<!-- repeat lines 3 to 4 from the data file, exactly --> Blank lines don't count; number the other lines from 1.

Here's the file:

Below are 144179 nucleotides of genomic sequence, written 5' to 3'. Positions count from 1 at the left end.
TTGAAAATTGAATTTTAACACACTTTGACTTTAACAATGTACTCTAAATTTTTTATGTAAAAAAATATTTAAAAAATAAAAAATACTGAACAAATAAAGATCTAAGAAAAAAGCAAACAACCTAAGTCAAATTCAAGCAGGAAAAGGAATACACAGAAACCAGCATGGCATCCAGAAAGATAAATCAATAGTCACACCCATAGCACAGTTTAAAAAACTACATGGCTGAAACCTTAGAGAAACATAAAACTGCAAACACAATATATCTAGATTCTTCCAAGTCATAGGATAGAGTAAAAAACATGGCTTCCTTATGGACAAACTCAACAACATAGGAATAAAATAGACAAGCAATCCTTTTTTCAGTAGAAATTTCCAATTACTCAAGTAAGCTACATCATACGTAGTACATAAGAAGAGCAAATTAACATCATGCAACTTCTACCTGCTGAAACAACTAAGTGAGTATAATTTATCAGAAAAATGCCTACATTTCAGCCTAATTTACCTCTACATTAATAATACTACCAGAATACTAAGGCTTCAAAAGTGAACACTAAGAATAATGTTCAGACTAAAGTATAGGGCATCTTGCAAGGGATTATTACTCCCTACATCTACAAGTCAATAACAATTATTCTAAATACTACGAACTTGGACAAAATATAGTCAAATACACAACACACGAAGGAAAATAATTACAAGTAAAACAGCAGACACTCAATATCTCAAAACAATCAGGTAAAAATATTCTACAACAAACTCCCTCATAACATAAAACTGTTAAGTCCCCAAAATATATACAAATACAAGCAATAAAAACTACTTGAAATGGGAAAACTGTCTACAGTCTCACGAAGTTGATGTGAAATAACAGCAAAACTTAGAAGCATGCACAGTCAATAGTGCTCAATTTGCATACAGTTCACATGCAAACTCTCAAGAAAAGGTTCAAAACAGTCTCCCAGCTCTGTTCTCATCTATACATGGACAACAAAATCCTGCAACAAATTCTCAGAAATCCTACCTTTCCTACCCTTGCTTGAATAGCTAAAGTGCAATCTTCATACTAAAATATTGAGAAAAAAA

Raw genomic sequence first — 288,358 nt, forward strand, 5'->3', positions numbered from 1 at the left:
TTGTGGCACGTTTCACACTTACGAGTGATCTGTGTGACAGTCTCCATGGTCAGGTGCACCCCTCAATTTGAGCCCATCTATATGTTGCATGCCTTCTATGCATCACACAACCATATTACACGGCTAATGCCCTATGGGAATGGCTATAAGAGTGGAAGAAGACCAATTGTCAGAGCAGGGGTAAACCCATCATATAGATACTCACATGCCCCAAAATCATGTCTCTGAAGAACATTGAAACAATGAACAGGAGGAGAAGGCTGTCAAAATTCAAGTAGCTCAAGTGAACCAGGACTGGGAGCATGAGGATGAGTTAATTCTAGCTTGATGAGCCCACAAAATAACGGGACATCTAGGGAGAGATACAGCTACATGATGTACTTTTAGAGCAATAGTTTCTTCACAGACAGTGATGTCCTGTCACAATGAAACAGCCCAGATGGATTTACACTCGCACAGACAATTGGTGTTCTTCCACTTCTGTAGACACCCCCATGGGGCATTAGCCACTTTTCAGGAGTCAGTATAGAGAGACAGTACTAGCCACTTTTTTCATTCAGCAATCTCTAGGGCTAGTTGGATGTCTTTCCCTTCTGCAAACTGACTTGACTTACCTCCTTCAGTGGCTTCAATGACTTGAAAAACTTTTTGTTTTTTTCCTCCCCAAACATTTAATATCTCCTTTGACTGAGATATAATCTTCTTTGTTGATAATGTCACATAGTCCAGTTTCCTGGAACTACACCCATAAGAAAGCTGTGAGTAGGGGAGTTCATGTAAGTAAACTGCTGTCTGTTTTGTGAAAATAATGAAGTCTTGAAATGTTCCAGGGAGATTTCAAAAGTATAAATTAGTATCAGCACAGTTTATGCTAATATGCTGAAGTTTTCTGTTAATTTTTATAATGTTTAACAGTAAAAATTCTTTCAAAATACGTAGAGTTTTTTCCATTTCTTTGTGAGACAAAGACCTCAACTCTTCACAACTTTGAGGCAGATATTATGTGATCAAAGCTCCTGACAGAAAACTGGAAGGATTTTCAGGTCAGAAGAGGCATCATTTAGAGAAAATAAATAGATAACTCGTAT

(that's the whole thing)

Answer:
Raw genomic sequence first — 288,358 nt, forward strand, 5'->3', positions numbered from 1 at the left:
TTGTGGCACGTTTCACACTTACGAGTGATCTGTGTGACAGTCTCCATGGTCAGGTGCACCCCTCAATTTGAGCCCATCTATATGTTGCATGCCTTCTATGCATCACACAACCATATTACACGGCTAATGCCCTATGGGAATGGCTATAAGAGTGGAAGAAGACCAATTGTCAGAGCAGGGGTAAACCCATCATATAGATACTCACATGCCCCAAAATCATGTCTCTGAAGAACATTGAAACAATGAACAGGAGGAGAAGGCTGTCAAAATTCAAGTAGCTCAAGTGAACCAGGACTGGGAGCATGAGGATGAGTTAATTCTAGCTTGATGAGCCCACAAAATAACGGGACATCTAGGGAGAGATACAGCTACATGATGTACTTTTAGAGCAATAGTTTCTTCACAGACAGTGATGTCCTGTCACAATGAAACAGCCCAGATGGATTTACACTCGCACAGACAATTGGTGTTCTTCCACTTCTGTAGACACCCCCATGGGGCATTAGCCACTTTTCAGGAGTCAGTATAGAGAGACAGTACTAGCCACTTTTTTCATTCAGCAATCTCTAGGGCTAGTTGGATGTCTTTCCCTTCTGCAAACTGACTTGACTTACCTCCTTCAGTGGCTTCAATGACTTGAAAAACTTTTTGTTTTTTTCCTCCCCAAACATTTAATATCTCCTTTGACTGAGATATAATCTTCTTTGTTGATAATGTCACATAGTCCAGTTTCCTGGAACTACACCCATAAGAAAGCTGTGAGTAGGGGAGTTCATGTAAGTAAACTGCTGTCTGTTTTGTGAAAATAATGAAGTCTTGAAATGTTCCAGGGAGATTTCAAAAGTATAAATTAGTATCAGCACAGTTTATGCTAATATGCTGAAGTTTTCTGTTAATTTTTATAATGTTTAACAGTAAAAATTCTTTCAAAATACGTAGAGTTTTTTCCATTTCTTTGTGAGACAAAGACCTCAACTCTTCACAACTTTGAGGCAGATATTATGTGATCAAAGCTCCTGACAGAAAACTGGAAGGATTTTCAGGTCAGAAGAGGCATCATTTAGAGAAAATAAATAGATAACTCGTAT